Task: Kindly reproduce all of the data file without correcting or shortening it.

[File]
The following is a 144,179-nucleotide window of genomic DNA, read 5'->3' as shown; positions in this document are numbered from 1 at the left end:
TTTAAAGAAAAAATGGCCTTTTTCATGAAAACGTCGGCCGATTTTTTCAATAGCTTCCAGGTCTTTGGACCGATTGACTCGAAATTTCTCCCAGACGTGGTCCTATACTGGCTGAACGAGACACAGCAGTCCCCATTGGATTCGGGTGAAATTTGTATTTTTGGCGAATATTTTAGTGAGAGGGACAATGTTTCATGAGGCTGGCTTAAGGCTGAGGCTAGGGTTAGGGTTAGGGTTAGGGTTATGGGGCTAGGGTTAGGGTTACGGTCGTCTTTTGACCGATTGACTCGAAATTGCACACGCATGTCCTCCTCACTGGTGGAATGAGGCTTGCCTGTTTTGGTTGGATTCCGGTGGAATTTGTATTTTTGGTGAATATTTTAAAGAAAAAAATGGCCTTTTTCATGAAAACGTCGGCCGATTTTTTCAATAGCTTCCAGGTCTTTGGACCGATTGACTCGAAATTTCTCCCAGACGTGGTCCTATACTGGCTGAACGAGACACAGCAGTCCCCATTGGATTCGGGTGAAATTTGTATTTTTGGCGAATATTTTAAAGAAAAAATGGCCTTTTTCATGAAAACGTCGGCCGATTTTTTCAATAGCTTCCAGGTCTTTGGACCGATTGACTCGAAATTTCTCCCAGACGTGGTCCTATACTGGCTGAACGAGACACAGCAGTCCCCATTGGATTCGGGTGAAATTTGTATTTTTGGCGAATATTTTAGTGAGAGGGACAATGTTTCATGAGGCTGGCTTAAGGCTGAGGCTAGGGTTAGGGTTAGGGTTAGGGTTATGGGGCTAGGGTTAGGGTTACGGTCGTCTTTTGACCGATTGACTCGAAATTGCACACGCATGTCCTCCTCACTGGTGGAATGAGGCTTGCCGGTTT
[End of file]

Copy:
The following is a 144,179-nucleotide window of genomic DNA, read 5'->3' as shown; positions in this document are numbered from 1 at the left end:
TTTAAAGAAAAAATGGCCTTTTTCATGAAAACGTCGGCCGATTTTTTCAATAGCTTCCAGGTCTTTGGACCGATTGACTCGAAATTTCTCCCAGACGTGGTCCTATACTGGCTGAACGAGACACAGCAGTCCCCATTGGATTCGGGTGAAATTTGTATTTTTGGCGAATATTTTAGTGAGAGGGACAATGTTTCATGAGGCTGGCTTAAGGCTGAGGCTAGGGTTAGGGTTAGGGTTAGGGTTATGGGGCTAGGGTTAGGGTTACGGTCGTCTTTTGACCGATTGACTCGAAATTGCACACGCATGTCCTCCTCACTGGTGGAATGAGGCTTGCCTGTTTTGGTTGGATTCCGGTGGAATTTGTATTTTTGGTGAATATTTTAAAGAAAAAAATGGCCTTTTTCATGAAAACGTCGGCCGATTTTTTCAATAGCTTCCAGGTCTTTGGACCGATTGACTCGAAATTTCTCCCAGACGTGGTCCTATACTGGCTGAACGAGACACAGCAGTCCCCATTGGATTCGGGTGAAATTTGTATTTTTGGCGAATATTTTAAAGAAAAAATGGCCTTTTTCATGAAAACGTCGGCCGATTTTTTCAATAGCTTCCAGGTCTTTGGACCGATTGACTCGAAATTTCTCCCAGACGTGGTCCTATACTGGCTGAACGAGACACAGCAGTCCCCATTGGATTCGGGTGAAATTTGTATTTTTGGCGAATATTTTAGTGAGAGGGACAATGTTTCATGAGGCTGGCTTAAGGCTGAGGCTAGGGTTAGGGTTAGGGTTAGGGTTATGGGGCTAGGGTTAGGGTTACGGTCGTCTTTTGACCGATTGACTCGAAATTGCACACGCATGTCCTCCTCACTGGTGGAATGAGGCTTGCCGGTTT